Matthew Judson, PhD, Publishes in the Journal of Neuroscience

Microcephaly is a hallmark of Angelman syndrome (AS), a debilitating neurodevelopmental disorder that results from loss of function of the HECT domain E3 ubiquitin ligase, UBE3A. However, until recently, the underlying causes of slowed brain growth in individuals with AS had gone unstudied, resulting in significant gaps in understanding of the pathogenesis of the disorder.

Matthew Judson, PhD, Publishes in the Journal of Neuroscience click to enlarge Matthew Judson, PhD

A team of scientists led by Ben Philpot at the UNC Neuroscience Center used complementary MRI-DTI, light microscopy, and electron microscopy approaches in AS model mice to show that the growth and integrity of white matter pathways are preferentially affected in the developing brain as a consequence of UBE3A loss.  Deficient white matter development thus appears to largely account for the microcephaly phenotype.  Philpot and colleagues also found that white matter deficits in AS mice correlate with defects in nerve conduction, which may contribute to motor dysfunction and perhaps other behavioral phenotypes commonly observed in individuals with AS.  The study was published on August 2, 2017 in The Journal of Neuroscience.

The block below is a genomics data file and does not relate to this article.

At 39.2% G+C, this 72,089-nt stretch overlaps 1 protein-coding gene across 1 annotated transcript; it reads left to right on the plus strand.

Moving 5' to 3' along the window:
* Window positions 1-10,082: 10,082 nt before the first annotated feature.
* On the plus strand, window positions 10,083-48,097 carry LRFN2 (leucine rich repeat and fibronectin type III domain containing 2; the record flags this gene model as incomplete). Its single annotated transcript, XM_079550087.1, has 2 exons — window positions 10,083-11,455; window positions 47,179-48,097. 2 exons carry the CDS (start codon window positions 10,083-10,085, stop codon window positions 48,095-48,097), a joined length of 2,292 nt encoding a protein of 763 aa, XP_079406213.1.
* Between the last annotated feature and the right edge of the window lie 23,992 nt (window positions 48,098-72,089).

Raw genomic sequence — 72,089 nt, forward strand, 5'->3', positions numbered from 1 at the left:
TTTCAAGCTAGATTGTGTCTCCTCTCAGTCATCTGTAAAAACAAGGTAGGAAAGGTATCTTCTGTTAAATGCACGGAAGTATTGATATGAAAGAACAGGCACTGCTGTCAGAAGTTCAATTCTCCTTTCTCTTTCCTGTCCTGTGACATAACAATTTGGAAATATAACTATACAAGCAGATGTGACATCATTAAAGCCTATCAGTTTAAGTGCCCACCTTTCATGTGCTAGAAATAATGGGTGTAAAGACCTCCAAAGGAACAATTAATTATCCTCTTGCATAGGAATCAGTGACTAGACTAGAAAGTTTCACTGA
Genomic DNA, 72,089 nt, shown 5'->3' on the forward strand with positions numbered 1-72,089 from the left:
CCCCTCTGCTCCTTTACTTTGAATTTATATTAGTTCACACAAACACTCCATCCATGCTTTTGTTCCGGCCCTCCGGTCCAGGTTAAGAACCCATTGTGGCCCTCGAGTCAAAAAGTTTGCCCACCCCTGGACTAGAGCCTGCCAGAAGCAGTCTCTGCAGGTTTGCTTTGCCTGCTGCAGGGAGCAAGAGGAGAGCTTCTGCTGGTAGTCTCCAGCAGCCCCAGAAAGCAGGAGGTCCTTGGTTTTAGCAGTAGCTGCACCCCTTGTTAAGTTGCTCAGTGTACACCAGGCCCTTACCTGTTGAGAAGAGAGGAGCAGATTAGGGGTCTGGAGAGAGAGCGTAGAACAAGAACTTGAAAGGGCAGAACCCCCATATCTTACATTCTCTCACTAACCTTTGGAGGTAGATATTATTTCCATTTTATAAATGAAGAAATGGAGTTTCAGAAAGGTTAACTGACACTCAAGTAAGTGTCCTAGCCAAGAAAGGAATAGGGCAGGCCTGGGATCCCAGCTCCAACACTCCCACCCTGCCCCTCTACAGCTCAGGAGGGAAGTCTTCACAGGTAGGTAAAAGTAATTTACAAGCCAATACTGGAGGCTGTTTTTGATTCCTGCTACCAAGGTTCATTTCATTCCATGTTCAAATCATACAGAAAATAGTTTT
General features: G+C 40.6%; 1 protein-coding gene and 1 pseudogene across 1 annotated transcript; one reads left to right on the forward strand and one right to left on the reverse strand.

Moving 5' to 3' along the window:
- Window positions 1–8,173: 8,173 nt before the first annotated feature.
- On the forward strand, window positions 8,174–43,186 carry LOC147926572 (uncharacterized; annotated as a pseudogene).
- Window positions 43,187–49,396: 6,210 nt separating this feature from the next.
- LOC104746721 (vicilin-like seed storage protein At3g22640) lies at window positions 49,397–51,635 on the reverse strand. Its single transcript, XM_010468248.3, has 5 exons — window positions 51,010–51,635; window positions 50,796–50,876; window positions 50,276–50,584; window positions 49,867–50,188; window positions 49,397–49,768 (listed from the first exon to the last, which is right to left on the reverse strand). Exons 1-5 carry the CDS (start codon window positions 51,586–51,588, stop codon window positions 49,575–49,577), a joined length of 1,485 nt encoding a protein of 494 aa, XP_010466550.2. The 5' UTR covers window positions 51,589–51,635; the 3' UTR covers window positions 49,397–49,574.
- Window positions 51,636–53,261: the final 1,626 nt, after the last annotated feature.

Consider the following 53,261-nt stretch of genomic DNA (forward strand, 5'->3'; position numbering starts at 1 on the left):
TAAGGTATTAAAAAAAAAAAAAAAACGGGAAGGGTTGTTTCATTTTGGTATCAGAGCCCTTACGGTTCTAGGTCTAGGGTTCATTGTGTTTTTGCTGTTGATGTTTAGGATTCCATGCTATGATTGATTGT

Matthew Judson is a Research Associate in the Philpot Lab.

To read the full publication, click here.